GBPUSD – the pound yesterday did what it does best and squeeze the short positions until the pips squeaked. Crucially it was unable to close back above the 200 day MA at 1.6035, despite hitting 1.6040, and while below this level the onus remains for a move towards the 1.5880 area, which is the 61.8% retracement of the 1.5340/1.6745 up move. This week’s marginal new 5 month lows at 1.5912 brought the pound slightly nearer the target but again still short of it. Any rallies need to overcome 1.6035 and close back above it to stabilise in the medium term. A move back above 1.6035 could well re-target the 1.6120/30 area initially.
EURGBP – yesterday’s push above the 0.8940/50 resistance area now opens up the possibility of a move towards the 0.9000 area initially; followed by the May highs at 0.9045. Only a sustained break back below this 0.8940 area shifts the focus back towards trend line support at 0.8900, from the June lows at 0.8725. Further down the strong support at 0.8840/50 remains the key barrier preventing a move towards the 0.8780 area.
USDJPY – another rally in 10 year US bond yields yesterday, back above 3% saw the US dollar rebound strongly, and push beyond the resistance at the 81.00 area. The subsequent overspill took the dollar up to the 55 day MA at 81.30, but not beyond it. A close above 81.30 could well signal the next leg higher towards the May highs at 82.00. For now the dollar looks a little overbought and could slip back towards the 80.70 area. For now the 80.00 level remains fairly solid support while a slide below 79.80 could well see a re-test of the May lows at 79.50.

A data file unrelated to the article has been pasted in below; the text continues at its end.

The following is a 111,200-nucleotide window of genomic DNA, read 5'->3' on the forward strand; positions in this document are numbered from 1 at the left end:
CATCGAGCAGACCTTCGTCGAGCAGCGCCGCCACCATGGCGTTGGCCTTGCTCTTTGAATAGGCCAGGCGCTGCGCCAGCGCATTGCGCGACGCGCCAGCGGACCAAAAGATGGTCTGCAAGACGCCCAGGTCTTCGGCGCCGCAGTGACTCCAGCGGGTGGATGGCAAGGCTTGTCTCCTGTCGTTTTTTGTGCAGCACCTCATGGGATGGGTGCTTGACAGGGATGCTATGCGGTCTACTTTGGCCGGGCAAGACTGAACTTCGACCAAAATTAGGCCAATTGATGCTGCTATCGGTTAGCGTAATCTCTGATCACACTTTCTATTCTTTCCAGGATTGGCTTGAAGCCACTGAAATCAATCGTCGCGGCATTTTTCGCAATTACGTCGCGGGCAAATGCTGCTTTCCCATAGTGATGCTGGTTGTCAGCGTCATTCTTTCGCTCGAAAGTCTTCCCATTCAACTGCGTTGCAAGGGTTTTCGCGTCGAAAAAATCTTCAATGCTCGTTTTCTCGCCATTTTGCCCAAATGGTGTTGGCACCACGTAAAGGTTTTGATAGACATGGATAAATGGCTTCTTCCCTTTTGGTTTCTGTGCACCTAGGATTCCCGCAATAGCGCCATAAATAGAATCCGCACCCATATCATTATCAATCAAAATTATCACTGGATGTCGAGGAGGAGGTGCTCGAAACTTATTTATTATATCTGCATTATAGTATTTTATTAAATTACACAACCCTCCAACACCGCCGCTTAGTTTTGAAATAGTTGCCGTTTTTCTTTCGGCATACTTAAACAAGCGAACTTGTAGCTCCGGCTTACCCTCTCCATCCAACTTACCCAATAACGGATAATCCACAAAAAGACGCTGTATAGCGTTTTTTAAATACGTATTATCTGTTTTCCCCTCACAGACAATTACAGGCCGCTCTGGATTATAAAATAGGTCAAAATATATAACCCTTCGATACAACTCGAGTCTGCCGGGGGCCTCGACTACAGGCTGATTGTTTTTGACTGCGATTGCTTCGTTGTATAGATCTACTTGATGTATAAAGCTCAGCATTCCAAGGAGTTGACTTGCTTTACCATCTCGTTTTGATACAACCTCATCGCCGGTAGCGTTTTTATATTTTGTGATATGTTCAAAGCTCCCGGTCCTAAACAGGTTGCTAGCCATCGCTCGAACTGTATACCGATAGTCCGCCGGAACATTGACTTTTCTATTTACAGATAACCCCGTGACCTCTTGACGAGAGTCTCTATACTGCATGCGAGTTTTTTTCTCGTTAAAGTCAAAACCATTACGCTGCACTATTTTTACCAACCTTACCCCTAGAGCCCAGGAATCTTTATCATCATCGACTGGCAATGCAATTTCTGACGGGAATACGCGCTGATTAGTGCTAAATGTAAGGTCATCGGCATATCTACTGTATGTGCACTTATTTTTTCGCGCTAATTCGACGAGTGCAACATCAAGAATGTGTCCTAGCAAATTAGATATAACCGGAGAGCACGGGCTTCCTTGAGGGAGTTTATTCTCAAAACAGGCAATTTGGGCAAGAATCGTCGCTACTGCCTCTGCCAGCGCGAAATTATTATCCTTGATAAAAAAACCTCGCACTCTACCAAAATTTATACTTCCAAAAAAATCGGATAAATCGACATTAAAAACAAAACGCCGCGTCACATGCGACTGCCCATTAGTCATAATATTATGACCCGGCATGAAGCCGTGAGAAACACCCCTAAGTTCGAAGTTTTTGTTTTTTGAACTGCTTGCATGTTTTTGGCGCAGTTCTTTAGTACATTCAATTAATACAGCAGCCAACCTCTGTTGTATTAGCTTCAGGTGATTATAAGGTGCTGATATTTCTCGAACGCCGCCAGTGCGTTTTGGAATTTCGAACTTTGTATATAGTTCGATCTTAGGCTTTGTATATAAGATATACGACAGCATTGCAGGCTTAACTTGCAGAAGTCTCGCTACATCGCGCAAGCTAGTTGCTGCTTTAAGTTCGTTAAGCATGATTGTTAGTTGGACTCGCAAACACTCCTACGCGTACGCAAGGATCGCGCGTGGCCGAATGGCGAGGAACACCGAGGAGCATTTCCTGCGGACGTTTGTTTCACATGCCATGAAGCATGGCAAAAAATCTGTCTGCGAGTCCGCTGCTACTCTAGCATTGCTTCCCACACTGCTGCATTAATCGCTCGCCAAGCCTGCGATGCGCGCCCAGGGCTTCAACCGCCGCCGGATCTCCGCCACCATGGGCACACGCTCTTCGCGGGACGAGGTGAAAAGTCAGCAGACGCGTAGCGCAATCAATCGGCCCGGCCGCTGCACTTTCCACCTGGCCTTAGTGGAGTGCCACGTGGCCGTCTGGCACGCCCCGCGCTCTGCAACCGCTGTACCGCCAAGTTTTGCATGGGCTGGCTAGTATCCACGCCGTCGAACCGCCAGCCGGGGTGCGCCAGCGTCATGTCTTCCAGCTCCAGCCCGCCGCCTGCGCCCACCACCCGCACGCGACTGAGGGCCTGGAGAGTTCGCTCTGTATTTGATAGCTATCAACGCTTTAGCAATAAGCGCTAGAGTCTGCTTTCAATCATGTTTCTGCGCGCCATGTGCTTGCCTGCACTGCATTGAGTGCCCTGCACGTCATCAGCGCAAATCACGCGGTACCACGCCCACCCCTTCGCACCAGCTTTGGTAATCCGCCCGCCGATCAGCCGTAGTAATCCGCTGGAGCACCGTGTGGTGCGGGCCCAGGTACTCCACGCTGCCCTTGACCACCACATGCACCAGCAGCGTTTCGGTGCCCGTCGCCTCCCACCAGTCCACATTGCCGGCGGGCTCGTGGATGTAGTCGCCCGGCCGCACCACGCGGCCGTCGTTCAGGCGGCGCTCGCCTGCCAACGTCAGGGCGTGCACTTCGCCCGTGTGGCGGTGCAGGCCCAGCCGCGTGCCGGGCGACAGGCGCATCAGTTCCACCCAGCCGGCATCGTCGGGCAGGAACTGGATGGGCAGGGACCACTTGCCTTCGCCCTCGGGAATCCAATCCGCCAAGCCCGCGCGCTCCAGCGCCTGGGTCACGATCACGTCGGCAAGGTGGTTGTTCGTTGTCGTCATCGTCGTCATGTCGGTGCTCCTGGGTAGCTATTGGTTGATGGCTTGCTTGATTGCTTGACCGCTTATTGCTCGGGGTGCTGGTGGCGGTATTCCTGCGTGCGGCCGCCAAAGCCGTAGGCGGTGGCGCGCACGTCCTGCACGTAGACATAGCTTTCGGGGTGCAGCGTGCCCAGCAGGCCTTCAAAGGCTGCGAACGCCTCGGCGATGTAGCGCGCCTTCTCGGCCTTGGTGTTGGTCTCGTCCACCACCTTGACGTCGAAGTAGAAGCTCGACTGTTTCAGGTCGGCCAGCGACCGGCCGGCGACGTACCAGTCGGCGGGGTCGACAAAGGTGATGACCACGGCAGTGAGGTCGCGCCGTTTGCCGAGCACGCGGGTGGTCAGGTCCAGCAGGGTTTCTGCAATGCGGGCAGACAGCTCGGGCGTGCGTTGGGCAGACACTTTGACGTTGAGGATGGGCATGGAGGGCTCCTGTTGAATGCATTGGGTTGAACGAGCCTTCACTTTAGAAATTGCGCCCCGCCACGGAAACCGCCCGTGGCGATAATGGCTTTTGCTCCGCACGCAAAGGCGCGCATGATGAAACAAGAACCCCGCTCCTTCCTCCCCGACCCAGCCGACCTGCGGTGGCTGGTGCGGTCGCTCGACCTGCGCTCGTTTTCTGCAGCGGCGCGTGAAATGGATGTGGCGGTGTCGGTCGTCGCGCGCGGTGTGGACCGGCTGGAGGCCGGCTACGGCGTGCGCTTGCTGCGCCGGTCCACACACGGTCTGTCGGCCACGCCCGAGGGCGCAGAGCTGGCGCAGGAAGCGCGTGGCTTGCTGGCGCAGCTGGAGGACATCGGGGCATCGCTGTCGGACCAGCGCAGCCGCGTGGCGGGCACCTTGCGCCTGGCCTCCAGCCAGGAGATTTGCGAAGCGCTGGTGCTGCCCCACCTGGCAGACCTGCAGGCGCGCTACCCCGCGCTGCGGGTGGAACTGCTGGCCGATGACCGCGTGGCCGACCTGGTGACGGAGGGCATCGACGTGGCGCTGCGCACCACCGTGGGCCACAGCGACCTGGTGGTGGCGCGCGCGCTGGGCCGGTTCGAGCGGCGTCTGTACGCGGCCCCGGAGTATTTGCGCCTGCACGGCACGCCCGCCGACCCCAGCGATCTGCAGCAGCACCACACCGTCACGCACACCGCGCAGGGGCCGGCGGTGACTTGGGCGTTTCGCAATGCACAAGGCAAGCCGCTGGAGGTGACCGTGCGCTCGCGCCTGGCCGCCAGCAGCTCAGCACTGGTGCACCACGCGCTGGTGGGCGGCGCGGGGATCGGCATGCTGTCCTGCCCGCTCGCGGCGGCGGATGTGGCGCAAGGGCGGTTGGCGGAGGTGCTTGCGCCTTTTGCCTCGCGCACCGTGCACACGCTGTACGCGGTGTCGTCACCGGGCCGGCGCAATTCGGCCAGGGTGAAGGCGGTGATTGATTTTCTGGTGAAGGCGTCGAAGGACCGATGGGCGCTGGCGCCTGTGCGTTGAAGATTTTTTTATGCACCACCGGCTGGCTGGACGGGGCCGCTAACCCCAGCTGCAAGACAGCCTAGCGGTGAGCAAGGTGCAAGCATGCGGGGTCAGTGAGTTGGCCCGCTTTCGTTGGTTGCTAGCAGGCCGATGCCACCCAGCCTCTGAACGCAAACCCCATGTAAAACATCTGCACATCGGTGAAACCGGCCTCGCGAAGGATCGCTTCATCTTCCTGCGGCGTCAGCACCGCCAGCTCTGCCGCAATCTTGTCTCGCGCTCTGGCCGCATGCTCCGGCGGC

Aud Taking Strenght From Higher Commodities
(Comments below have been provided by CMC Markets Senior FX Dealer Tim Waterer)
The Australian dollar drew strength from a substantial rise in the CRB Index overnight. Gains of over 1% on the major US indices kept US dollar buying on the back foot, which paved the way for commodity prices across the board to shine. A good indicator of the prevailing market stance on risk is to look at which side of US$1500 that the gold price resides. Whilst ever the gold spends time trading above this yardstick, currency flows should favour the likes of Euro and the Aussie dollar.
It was interesting to watch the rally in risk assets in the last 24 hours. Whilst I would stop short of calling it ‘baseless’, there really did seem to be no new market driver. Maybe we can just attribute the buying spree to hope that the Greek austerity vote will come and go without incident this week. With a looming interest rate hike seemingly back on the agenda of the ECB, the Euro ‘made hay’ and shot up over a cent after Trichet’s comments.